Muddy The Mudcat Statue A man points at the propeller of a plane while a woman looks on A person in an orange jacket buying produce from a roadside stand

Located along Highway 6, Hagersville is a bustling, community oriented town.

The heart of the community is the Hagersville Farmers Market founded in 1892. The market runs regularly on Wednesday mornings April – October. The local urban community is surrounded by prime agriculture land, creating an abundant supply of fruits, vegetables, flowers and even baked goods at the market.

The Grant Kett Memorial Park is a hidden gem in the community with a natural amphitheatre and striking views of the nearby quarry, the park is home of the popular Hagersville Rocks summer concert.

Enjoy cycling the scenic Hagersville Area Tour (pink route) and refuel at one of the many local restaurants.

A colourful world map that says assorted artisan chocolates The Grant Kett Memorial Park amphitheater A display of various pickles and preserves

Jarvis is a quiet community featuring some intriguing brick architecture and downtown shops, located at the crossroads of Highways 3 and 6.

The Walpole Antique Farm Machinery Association (WAFMA)restores, maintains and has established a permanent educational and historical site about the rich agricultural history of the Walpole region. They hold many events and open houses to view their collection and learn about the area’s agricultural heritage. WAFMA is also home to the Jarvis Train Station, which has been preserved and serves as a small museum with railroad artifacts.

Nearby Townsend features some stunning scenery with Nanticoke Creek flowing through the community and a pond in the village centre. The paved trail through the community offers great scenic walking trails and bird watching.

Downtown Jarvis storefronts 2 people sitting at a bar sampling beer in Jarvis, Ontario Wooden chessboards on display

Settled in the late 1700s, the quaint town of Selkirk, located on the shoreline of Lake Erie, is an ideal destination for those seeking a family-friendly getaway.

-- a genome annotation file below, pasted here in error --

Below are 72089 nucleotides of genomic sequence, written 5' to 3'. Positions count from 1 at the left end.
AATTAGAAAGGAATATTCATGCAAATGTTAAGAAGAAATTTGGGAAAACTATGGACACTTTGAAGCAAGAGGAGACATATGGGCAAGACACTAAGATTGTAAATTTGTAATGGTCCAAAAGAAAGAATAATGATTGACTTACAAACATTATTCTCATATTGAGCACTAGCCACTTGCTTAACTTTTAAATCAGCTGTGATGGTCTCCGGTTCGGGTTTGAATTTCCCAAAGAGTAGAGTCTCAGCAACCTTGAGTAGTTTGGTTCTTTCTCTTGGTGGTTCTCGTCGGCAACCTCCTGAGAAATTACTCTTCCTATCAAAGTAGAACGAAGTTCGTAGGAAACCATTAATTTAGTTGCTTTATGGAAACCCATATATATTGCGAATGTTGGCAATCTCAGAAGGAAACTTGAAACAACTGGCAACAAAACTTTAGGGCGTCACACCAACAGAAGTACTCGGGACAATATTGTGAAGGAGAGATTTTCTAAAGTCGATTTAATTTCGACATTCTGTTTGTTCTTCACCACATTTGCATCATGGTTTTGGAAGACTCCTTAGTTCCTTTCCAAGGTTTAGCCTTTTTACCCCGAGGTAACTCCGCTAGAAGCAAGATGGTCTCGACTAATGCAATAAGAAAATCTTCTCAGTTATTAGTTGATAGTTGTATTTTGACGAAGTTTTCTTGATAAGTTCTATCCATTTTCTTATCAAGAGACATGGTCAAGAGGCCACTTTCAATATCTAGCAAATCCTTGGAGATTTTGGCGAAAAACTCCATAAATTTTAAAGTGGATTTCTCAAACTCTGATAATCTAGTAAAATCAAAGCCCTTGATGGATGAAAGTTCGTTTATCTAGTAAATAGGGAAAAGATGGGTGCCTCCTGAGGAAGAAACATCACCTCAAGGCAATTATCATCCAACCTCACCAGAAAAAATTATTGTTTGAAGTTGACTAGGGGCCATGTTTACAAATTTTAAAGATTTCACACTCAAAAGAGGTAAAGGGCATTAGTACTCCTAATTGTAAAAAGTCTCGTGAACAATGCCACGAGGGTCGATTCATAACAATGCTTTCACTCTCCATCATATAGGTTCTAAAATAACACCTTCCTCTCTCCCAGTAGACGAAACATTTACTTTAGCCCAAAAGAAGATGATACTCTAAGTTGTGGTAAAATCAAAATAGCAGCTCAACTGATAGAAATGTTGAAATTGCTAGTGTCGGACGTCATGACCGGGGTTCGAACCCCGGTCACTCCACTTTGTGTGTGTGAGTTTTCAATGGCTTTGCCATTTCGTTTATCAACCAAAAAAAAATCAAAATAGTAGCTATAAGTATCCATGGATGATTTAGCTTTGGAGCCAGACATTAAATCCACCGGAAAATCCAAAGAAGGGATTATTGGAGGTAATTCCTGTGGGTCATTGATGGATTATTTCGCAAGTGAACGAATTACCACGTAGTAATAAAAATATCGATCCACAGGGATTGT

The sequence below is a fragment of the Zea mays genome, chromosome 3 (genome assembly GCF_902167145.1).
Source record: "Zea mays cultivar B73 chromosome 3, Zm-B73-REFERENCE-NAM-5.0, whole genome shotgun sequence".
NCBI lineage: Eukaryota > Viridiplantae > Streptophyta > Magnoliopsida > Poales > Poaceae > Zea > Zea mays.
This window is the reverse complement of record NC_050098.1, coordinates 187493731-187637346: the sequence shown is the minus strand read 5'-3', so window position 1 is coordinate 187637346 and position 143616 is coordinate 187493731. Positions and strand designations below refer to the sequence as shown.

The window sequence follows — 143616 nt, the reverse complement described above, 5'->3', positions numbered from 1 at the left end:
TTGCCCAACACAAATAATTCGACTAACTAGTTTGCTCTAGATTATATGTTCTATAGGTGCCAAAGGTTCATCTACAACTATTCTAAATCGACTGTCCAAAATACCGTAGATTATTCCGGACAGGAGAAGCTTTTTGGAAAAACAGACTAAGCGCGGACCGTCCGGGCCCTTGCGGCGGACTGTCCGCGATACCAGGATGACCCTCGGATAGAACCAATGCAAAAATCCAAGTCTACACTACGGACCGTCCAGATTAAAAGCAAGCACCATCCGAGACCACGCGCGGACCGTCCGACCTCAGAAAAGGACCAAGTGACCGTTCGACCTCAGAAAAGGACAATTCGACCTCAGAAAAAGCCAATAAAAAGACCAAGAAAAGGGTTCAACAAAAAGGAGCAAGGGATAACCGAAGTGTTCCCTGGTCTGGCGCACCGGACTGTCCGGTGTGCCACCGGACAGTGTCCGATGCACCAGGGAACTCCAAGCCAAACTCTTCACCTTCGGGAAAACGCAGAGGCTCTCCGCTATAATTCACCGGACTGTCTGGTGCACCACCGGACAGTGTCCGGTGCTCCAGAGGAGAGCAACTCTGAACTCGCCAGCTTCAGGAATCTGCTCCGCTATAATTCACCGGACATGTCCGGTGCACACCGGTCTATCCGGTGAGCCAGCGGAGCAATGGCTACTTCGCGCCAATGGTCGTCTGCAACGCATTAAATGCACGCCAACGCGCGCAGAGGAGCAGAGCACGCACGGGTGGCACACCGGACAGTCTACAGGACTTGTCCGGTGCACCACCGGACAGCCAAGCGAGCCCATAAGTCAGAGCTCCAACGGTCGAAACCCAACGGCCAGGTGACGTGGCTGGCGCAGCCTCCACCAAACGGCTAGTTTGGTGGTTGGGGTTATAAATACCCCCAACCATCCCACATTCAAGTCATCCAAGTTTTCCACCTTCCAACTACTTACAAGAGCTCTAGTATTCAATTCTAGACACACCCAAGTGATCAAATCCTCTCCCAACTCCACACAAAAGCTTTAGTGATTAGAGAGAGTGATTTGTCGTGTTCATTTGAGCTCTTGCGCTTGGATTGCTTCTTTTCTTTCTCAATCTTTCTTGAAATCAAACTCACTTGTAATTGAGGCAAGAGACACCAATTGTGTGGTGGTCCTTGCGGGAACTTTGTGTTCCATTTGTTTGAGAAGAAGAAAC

Every August the Selkirk Gas Fest celebrates the town’s natural gas heritage with live music, children’s activities food and no shortage of community spirit.

For outdoor enthusiasts, Selkirk Provincial Park is a sensational spot to pitch a tent, enjoy a picnic, stroll along Wheelers Walk Trail (a long wooded boardwalk over a marsh) or cast out a line for some renowned sport fishing.

History buffs and seekers of knowledge will have their thirst for thought quenched at local heritage attractions: Wilson MacDonald Memorial School Museum, an 1872 red brick School Museum; the Canadian Drilling Rig Museum, a source of natural gas history; and Cottonwood Mansion, a 19th century Italianate-style brick mansion that is open for tours.

The shores of Lake Erie in Selkirk A photographer leans on a railing overlooking tall grass to take a picture Cyclists stopped next to a brick building holding water bottles

Our villages and hamlets are charming places to slow down and enjoy rural Ontario at it’s best.

Noteable Places to Visit

While travelling through this small community, visit the Canfield Black Settlement Marker. The marker is in recognition of Canfield as a stop on the Underground Railroad, and was also home to one of the first black settlements in Ontario. The first black settlers arrived in Canfield in 1837 after fleeing slavery and by 1851, there were 137 black residents identified in the North Cayuga census. Behind the numbers was a story of integration. In Canfield, black and white residents worked and worshipped side by side, and their children went to the same schools. Located in the North Cayuga Canfield Park.

Port Maitland
At the mouth of the Welland Feeder Canal at Port Maitland is a little park known as Port Maitland East Park, where a commemorative Cairn is located. It is a great place to sit and look at the beautiful view of the most southern part of the Grand River where it meets Lake Erie. The Cairn recognizes the importance of the Feeder Canal and Lock, the Commercial Fishing Industry and the Grand Navel Depot and Cemetery. Also nearby, view what remains of the Welland Feeder Canal, Port Maitland Lock.

Port Maitland lighthouse The Cairn monument Canfield Black Settlement Marker